Michael Ritter is an assistant professor of political science at Washington State University. His research and teaching interests include American politics, comparative politics, voting and elections, election administration, inequality, methodology, and public policy. He is particularly interested in how election laws and election administration shape political participation. Ritter's recent book, Accessible Elections: How the States Can Help Americans Vote, examines how state convenience voting laws (absentee and mail voting, early voting, and same day registration) and election administration impact voter turnout, voter turnout equality by race and socio-economic status, and campaign mobilization.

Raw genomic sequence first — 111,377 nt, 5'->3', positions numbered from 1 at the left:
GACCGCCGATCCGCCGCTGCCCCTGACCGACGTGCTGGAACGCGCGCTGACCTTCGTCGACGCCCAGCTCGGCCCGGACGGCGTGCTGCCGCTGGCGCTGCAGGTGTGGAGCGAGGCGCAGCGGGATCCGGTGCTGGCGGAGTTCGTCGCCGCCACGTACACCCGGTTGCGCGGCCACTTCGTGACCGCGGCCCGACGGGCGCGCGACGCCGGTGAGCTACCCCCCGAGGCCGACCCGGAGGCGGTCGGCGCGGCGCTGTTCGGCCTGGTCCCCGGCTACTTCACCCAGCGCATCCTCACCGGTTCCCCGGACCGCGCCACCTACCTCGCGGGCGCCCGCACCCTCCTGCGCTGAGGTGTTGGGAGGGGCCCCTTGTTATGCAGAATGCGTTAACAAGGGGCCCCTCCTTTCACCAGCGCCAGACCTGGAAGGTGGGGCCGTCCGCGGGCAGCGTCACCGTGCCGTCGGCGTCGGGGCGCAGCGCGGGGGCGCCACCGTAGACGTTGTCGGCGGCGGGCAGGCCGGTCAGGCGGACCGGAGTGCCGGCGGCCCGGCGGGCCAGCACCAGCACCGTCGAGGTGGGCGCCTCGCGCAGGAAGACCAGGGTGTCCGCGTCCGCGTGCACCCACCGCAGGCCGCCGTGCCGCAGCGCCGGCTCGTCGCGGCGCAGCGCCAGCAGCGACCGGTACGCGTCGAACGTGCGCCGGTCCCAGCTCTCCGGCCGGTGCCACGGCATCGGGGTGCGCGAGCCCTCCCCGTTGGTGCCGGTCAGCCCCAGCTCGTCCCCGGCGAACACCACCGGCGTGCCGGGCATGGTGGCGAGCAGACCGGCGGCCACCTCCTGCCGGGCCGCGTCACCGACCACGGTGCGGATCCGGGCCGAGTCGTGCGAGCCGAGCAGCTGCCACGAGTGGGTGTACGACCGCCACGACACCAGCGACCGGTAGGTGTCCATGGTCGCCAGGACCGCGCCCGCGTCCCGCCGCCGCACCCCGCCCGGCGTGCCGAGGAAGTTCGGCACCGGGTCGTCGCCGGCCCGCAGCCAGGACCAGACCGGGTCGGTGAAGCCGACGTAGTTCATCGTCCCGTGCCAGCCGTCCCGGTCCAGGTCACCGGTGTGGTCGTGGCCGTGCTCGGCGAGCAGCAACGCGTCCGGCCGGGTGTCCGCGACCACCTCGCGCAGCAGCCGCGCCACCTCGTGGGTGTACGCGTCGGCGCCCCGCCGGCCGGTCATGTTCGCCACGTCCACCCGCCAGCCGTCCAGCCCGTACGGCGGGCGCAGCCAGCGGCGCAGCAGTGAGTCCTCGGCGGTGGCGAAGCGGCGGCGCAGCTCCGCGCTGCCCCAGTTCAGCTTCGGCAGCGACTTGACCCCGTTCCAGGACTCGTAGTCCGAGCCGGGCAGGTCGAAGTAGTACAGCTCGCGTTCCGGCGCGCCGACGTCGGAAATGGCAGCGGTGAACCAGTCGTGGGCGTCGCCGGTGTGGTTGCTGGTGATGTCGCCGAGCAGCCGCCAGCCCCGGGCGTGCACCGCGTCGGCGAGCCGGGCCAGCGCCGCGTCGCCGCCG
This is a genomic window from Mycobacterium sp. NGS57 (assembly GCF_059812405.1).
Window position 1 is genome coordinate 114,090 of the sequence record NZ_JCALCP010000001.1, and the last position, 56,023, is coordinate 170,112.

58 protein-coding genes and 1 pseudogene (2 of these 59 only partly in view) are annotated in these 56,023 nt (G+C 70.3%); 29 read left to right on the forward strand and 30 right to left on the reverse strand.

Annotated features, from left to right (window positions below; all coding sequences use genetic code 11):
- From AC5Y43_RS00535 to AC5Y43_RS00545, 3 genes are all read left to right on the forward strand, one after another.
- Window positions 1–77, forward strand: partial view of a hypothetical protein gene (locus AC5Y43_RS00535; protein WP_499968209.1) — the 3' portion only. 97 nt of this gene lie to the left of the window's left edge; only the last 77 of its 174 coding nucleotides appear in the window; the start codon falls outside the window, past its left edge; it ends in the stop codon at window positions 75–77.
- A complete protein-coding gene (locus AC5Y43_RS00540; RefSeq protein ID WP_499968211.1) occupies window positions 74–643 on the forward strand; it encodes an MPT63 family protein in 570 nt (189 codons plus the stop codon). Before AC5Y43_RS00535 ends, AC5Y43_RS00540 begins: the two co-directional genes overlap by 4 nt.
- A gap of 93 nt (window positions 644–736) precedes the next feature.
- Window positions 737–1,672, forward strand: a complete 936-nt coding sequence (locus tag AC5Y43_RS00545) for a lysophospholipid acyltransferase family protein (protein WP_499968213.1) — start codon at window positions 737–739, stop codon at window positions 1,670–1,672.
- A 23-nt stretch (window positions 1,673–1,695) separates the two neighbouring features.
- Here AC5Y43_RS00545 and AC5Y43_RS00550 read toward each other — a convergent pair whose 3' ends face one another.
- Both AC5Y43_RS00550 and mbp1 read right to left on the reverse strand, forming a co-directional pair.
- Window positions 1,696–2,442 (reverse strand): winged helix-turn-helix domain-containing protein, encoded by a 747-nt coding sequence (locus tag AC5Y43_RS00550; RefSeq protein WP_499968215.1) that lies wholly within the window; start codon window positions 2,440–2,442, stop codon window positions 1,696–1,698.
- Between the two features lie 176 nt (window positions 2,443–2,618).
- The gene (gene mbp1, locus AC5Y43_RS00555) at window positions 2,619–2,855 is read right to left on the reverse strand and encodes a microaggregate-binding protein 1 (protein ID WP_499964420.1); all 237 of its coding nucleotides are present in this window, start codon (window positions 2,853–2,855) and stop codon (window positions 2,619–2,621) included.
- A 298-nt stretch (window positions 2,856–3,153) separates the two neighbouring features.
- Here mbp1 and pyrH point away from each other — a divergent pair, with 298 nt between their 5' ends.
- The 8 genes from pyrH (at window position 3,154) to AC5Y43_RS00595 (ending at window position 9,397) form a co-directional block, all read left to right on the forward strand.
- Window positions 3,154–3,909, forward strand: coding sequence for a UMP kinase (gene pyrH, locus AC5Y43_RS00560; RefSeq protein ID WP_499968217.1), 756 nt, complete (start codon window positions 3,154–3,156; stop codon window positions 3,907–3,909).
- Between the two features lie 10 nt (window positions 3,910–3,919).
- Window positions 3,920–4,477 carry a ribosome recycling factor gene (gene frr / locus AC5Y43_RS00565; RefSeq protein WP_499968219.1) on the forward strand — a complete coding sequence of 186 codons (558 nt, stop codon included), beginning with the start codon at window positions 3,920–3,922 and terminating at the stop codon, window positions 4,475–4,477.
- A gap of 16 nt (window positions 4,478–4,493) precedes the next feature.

Would you vote by mail if you had to drive hours to a post office to mail your ballot? That question confronts the United States Supreme Court this session in Brnovich v. Democratic National Committee, which analysts see as one of the most important voting rights cases in a decade.